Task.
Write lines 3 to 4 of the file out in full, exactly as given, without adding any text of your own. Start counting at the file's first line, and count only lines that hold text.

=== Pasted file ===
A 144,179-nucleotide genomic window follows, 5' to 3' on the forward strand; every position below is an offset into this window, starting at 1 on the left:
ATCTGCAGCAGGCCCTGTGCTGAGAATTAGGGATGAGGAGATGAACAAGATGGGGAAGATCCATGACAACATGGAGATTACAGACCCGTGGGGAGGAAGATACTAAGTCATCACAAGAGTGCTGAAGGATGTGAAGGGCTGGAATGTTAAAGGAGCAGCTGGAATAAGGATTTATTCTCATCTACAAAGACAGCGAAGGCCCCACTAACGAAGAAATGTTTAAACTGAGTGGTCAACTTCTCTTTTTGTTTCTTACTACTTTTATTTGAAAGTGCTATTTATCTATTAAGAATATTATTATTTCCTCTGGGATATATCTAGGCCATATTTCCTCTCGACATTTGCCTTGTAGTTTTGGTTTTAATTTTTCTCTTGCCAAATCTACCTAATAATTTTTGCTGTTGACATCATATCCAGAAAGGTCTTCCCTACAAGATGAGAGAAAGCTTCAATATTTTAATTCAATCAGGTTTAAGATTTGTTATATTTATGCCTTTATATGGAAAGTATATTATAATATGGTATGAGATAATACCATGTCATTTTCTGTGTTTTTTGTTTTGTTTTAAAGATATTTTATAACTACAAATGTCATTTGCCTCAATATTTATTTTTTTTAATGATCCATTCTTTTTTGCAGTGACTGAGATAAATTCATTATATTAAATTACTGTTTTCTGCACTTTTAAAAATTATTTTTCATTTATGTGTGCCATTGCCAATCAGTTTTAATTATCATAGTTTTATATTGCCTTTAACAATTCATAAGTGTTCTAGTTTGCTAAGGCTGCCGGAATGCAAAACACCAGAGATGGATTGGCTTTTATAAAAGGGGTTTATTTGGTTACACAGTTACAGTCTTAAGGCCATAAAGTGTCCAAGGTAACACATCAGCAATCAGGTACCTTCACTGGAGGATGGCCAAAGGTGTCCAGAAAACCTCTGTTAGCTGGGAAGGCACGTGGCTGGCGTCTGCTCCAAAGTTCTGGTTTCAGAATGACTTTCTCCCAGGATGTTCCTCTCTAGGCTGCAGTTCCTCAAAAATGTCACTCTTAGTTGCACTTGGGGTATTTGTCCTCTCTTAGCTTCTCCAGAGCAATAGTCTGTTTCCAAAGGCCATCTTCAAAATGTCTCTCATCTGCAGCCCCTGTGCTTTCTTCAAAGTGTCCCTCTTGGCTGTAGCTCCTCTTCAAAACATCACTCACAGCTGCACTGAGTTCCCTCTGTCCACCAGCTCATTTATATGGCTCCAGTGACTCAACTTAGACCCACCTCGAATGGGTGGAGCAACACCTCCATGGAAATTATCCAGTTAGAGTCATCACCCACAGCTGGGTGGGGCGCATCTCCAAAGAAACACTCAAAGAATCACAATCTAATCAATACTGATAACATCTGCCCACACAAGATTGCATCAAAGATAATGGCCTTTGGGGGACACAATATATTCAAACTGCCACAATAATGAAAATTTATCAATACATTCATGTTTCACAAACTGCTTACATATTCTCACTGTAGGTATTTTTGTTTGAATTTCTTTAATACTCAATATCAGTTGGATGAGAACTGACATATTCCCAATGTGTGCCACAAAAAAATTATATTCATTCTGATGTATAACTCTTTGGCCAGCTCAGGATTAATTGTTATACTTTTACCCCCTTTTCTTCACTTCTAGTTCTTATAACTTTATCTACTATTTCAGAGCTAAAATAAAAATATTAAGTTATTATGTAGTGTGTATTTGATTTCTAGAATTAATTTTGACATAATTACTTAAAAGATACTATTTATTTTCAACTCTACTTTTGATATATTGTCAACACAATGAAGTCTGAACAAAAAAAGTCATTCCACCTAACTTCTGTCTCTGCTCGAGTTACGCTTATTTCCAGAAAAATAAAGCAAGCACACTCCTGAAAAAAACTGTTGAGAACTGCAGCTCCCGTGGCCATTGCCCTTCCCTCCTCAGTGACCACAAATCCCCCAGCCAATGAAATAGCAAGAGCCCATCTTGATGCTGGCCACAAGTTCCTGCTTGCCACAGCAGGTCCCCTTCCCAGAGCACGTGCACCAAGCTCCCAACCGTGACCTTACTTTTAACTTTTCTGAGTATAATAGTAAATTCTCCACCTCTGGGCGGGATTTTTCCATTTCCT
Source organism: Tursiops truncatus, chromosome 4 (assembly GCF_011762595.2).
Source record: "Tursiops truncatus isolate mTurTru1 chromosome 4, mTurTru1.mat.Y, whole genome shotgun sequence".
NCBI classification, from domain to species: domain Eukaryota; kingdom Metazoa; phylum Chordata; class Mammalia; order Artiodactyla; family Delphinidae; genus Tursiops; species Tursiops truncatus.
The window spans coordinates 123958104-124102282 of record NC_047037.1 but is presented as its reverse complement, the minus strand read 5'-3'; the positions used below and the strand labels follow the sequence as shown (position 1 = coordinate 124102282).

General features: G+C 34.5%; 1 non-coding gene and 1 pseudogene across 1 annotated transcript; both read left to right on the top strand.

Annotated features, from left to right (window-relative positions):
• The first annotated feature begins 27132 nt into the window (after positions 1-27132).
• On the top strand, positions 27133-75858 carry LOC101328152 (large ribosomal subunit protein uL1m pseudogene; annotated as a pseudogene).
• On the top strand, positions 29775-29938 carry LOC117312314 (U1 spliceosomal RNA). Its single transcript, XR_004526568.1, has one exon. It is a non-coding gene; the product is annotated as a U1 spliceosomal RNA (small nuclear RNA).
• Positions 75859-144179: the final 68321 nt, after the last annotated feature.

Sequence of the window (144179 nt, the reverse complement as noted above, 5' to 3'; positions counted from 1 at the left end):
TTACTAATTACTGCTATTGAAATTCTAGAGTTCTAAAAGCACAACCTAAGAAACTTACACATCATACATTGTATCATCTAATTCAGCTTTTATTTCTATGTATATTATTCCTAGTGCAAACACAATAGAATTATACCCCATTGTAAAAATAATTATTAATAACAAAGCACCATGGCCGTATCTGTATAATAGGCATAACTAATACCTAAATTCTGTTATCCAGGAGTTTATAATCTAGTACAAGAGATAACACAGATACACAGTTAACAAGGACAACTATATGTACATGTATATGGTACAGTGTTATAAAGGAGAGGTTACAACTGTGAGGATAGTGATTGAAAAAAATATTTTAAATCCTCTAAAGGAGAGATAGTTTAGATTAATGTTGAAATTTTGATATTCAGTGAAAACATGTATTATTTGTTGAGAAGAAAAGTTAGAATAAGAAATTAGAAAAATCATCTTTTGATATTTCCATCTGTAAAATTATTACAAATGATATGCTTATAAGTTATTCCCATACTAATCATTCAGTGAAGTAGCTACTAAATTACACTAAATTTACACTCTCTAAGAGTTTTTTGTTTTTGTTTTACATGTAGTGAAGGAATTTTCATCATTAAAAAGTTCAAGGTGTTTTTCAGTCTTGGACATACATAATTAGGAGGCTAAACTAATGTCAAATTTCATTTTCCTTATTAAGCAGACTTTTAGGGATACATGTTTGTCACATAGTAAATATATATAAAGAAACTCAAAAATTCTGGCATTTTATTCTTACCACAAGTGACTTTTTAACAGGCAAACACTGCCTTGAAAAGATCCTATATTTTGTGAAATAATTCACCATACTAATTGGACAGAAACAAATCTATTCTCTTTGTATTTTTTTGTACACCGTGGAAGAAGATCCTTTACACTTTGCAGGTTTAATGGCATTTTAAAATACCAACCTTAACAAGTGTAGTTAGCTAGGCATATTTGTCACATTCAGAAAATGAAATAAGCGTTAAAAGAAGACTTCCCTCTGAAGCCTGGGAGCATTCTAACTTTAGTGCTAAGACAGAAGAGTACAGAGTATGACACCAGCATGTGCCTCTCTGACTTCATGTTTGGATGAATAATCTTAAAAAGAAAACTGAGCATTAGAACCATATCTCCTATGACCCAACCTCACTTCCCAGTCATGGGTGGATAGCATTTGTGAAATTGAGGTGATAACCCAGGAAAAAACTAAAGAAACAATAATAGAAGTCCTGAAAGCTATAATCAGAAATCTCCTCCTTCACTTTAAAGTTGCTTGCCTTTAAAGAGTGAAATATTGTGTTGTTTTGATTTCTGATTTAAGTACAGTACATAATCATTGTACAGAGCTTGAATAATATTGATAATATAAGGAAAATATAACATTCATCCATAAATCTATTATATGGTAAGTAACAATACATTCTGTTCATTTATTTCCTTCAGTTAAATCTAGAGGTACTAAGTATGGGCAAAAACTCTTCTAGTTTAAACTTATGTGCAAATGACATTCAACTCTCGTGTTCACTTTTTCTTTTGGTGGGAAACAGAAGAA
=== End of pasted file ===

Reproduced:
Source organism: Tursiops truncatus, chromosome 4 (assembly GCF_011762595.2).
Source record: "Tursiops truncatus isolate mTurTru1 chromosome 4, mTurTru1.mat.Y, whole genome shotgun sequence".